When the Candidate asks..."Why didn't you call me?

Some days, don't you wish you could just say it out loud?  When the company business is hopping, and things get hyper busy, time becomes a rare commodity. Time is golden. One day, I had one of those candidates that was extremely persistant (I have caller ID, they really did call 4-5 times in one day), and it took alot of energy not to respond in a fashion that would have probably cause trouble with my boss.  Let me share the scenario:

The Candidate: "Why didn't you call me"? "I applied to your position, I followed up with three phone calls, an email, and I still haven't heard word from anyone." “The least you can do is call me...”

Me: At this point, is there really an answer I can give that won't get me fired?   I have about 30 seconds or my schedule is off for the rest of the day.  I am tempted.

In my imagination this is what I would say: " Well, candidate, let’s take a look at my day. I have 10 different hiring managers who all believe their opening should come first, and I have 45 interviews to schedule, two new job descriptions to write, an offer to negotiate, and about 200 new resumes to review, including yours. I will get through reading all 200 resumes. Yes, I really did scan through them all. I forward to the hiring manager the top 20 out of that group, and wait to get some feedback. They decided they want to speak with about six of those. (That part alone could take days, by the way) Unless you made that top six, you are probably not going to hear from me, at least not directly. You might get one of those generic emails from the Applicant Tracking system generated when your resume was turned down, or not selected for that particular role. At the pace I am going, if I actually called the other 194 resumes that were not selected at this point, I would have to work the next seven hours straight, just getting on the phone, or typing an email.

"This is a picture of a typical day, in the typical life of a corporate recruiter. This is just a snapshot. Now, let's do a little more math. Now, imagine if you will I am also working on 30 other positions with anywhere from 20 to 200 resumes to read per posting”.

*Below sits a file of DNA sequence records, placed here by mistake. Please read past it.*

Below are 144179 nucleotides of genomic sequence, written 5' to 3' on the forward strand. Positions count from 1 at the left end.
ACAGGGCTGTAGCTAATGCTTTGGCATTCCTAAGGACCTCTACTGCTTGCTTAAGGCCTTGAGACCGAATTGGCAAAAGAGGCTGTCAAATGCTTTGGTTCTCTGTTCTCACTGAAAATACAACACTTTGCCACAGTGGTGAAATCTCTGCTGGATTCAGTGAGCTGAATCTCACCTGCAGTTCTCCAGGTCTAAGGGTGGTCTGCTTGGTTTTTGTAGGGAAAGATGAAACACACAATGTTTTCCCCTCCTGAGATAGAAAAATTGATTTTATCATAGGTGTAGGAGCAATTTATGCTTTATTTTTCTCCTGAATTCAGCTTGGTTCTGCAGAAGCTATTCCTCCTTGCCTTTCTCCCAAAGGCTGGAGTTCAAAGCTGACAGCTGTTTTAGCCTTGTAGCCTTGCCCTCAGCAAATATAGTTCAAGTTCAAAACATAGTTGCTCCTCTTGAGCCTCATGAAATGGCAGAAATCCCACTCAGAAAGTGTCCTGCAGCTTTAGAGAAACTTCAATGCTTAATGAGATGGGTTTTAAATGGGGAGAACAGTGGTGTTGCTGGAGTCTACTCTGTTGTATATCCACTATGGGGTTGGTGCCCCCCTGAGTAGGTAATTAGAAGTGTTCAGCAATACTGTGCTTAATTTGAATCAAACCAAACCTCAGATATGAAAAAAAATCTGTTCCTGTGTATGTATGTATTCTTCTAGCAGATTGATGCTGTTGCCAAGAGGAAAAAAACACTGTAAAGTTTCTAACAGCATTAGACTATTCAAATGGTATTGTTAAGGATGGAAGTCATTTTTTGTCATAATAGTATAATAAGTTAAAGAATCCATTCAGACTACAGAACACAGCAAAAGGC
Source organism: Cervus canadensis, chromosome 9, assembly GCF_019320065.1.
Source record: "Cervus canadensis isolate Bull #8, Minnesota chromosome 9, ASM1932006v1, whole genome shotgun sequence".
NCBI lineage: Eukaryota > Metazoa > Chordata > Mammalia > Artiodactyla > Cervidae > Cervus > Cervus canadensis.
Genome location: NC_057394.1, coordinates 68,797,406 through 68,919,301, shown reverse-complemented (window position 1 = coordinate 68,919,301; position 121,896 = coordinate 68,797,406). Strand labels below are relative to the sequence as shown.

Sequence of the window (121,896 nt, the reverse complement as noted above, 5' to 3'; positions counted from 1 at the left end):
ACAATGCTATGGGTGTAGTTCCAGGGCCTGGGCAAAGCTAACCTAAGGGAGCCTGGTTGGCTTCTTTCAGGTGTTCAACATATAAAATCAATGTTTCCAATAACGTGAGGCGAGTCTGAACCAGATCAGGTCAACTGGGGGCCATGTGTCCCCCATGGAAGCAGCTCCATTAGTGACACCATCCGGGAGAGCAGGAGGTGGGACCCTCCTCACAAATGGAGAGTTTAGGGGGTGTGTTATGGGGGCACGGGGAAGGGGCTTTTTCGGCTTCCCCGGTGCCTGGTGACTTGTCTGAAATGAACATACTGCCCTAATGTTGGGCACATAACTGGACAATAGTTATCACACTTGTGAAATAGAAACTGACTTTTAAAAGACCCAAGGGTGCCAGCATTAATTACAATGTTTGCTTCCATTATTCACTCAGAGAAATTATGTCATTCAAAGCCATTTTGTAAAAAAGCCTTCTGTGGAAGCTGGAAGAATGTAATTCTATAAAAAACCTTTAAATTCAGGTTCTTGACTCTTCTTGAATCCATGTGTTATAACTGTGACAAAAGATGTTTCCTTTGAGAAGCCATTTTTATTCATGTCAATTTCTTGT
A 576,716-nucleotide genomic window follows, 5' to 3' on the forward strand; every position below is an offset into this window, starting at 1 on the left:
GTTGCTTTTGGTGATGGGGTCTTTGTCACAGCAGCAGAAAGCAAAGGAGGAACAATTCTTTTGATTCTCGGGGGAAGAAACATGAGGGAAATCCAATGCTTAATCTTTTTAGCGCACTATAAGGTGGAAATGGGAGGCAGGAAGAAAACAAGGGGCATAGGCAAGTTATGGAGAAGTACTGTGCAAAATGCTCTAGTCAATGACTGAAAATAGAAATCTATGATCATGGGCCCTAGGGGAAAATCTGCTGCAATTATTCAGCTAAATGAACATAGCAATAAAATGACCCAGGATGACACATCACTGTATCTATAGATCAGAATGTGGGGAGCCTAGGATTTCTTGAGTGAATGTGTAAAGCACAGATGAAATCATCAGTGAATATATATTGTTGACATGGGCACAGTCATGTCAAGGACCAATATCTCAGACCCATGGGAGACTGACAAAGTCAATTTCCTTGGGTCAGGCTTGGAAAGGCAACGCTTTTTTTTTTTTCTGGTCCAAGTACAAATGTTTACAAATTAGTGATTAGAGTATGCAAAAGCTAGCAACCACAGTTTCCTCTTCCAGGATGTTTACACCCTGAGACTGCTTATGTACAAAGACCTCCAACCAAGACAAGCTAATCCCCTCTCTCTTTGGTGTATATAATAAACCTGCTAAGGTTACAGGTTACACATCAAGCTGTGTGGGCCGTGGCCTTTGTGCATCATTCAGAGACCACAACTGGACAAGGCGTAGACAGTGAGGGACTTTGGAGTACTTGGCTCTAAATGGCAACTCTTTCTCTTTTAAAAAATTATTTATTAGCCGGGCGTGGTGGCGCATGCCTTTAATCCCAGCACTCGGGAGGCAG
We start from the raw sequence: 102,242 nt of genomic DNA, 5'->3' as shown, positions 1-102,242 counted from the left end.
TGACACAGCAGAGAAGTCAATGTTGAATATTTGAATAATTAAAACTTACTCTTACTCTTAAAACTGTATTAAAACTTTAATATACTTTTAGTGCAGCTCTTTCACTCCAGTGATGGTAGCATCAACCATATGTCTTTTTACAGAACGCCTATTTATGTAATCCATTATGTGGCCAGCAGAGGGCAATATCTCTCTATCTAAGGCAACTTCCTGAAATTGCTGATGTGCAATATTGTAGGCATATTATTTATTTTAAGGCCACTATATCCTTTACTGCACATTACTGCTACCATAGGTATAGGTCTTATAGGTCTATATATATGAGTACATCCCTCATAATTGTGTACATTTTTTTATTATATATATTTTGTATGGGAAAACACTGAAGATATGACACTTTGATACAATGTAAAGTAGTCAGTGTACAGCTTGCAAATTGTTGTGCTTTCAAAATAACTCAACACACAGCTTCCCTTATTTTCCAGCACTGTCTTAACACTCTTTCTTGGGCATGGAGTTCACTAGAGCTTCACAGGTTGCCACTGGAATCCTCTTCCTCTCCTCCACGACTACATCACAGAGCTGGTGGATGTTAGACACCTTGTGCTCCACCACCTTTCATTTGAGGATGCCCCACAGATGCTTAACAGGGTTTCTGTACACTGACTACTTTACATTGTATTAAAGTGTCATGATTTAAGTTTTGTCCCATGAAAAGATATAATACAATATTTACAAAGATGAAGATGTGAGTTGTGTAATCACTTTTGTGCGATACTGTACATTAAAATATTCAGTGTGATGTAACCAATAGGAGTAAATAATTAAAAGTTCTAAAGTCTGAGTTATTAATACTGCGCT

"You wondered why I didn't call you back. I tell you this, "If you are selected to move forward and there is an interest in your resume at that time, I will most certainly be calling you." Otherwise, in my world, on any given day, you are right; I did not or probably will not be calling you back”.

Instead, I just simply have to say, "Thank you for your interest. I see that the manager has decided to pursue other candidates at this time..."

What would you say?

Views: 5089

Comment by Angela Yu on March 27, 2013 at 2:38pm

Thanks Kimberly for the great articulation of a corporate recruiter's daily challenge! The flood of candidates to sort through is overwhelming and frustrating. Making smart use of technology (like the automated ATS notifications) can help, but it's important to edit the automated email templates so they have a personal touch, because applicants won't feel satisfied with an obvious form email. Have you tried using more natural language in the ATS email templates? Maybe that would help reduce the number of "persistent callers".

Comment by KKenner on March 27, 2013 at 4:15pm

@Amy, If I could I would hire her in a minute. But alas...But thank you! What a great way for her to learn the business! 

Comment by KKenner on March 27, 2013 at 4:24pm